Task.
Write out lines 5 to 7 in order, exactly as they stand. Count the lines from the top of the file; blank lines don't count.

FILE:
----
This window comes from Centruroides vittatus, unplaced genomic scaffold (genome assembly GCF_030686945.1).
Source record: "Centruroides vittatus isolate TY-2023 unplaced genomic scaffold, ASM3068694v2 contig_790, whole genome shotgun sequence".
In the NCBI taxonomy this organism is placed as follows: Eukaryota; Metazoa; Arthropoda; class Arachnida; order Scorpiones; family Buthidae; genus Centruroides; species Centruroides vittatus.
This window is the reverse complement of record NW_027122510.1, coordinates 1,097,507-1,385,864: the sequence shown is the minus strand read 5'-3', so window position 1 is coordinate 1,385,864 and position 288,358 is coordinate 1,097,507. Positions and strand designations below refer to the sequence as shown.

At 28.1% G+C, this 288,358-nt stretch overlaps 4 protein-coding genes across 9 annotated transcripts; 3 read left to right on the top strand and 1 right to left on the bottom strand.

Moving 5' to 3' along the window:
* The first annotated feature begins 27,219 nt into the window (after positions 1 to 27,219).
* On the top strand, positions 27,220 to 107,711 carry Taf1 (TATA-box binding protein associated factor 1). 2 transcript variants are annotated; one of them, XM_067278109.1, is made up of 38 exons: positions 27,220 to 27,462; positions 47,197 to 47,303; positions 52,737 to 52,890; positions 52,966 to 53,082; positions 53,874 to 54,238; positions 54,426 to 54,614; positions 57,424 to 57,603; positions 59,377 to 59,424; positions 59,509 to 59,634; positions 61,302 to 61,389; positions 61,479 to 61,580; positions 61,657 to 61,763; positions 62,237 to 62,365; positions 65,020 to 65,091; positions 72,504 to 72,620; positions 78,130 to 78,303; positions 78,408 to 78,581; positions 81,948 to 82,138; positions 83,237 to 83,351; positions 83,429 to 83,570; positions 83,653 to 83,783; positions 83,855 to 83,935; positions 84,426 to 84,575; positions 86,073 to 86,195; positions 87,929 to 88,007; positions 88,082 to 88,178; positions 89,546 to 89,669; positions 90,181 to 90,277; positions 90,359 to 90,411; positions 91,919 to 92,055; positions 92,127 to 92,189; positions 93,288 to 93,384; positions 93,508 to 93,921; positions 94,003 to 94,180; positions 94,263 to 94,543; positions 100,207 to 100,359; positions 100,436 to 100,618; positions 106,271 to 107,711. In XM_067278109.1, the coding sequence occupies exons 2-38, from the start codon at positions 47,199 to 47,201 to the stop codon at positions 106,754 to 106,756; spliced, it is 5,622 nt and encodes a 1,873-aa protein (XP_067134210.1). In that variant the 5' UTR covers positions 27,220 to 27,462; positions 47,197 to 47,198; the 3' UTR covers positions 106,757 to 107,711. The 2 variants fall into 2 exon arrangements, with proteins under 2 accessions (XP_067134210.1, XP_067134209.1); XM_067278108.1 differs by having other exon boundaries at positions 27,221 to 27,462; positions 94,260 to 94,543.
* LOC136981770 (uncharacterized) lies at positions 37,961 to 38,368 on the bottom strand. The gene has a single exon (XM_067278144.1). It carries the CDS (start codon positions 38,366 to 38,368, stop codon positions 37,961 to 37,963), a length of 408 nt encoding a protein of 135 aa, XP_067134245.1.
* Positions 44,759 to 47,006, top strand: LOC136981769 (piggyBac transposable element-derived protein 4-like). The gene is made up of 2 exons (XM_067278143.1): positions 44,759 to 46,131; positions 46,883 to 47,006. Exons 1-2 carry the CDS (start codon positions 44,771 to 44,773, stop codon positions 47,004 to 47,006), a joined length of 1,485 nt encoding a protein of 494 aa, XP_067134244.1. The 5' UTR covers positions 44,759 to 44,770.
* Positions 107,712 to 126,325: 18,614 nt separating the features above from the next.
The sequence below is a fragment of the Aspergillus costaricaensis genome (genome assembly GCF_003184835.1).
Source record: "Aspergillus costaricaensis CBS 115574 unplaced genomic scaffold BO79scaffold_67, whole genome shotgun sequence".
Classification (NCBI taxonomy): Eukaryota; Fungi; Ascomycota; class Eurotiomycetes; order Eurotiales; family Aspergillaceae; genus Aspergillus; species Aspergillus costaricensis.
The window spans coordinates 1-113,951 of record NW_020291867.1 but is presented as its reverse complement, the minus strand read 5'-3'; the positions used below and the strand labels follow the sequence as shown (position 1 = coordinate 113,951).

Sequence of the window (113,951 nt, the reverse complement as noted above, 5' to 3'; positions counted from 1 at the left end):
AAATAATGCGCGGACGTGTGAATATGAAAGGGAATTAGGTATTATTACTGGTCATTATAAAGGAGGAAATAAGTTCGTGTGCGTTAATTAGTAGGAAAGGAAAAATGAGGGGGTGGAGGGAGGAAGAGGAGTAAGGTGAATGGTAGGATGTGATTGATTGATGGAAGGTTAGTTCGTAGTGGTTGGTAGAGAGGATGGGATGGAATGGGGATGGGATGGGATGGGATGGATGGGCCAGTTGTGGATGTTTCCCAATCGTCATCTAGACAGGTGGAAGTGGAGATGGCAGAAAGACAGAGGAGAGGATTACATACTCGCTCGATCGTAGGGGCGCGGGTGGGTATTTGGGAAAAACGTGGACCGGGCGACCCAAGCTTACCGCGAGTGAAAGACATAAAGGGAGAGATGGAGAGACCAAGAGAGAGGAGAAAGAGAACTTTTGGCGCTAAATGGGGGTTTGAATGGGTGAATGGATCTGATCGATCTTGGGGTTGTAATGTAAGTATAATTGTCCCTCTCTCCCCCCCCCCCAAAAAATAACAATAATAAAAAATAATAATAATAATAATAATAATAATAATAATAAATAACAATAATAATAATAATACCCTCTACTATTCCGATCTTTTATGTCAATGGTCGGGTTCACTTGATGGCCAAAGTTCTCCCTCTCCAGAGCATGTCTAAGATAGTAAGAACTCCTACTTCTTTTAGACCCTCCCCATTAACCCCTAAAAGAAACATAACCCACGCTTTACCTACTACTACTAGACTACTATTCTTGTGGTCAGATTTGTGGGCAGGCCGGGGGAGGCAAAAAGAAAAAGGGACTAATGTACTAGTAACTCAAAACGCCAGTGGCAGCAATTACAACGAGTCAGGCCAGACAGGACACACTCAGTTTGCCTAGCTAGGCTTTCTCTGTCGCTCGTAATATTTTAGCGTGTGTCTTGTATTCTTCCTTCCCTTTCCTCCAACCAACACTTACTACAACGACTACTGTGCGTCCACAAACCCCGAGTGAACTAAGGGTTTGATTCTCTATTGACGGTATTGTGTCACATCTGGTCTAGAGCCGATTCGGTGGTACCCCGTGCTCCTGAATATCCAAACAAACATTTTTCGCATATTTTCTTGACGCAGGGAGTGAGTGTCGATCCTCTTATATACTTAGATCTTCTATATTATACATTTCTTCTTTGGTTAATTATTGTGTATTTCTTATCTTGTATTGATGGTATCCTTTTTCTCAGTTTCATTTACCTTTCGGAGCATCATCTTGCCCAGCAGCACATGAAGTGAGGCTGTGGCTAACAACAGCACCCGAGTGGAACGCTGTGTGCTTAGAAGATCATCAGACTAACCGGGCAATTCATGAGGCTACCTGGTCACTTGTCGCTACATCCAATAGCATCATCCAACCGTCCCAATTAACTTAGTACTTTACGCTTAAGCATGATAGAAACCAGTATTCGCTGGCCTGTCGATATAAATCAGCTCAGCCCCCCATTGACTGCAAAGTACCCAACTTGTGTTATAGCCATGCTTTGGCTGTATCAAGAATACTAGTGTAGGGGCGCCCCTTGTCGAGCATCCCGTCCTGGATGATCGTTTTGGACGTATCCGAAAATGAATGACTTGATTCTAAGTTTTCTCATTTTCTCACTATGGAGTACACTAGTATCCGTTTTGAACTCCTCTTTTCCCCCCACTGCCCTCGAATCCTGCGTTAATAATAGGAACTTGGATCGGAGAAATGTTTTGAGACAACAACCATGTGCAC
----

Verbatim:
At 28.1% G+C, this 288,358-nt stretch overlaps 4 protein-coding genes across 9 annotated transcripts; 3 read left to right on the top strand and 1 right to left on the bottom strand.

Moving 5' to 3' along the window:
* The first annotated feature begins 27,219 nt into the window (after positions 1 to 27,219).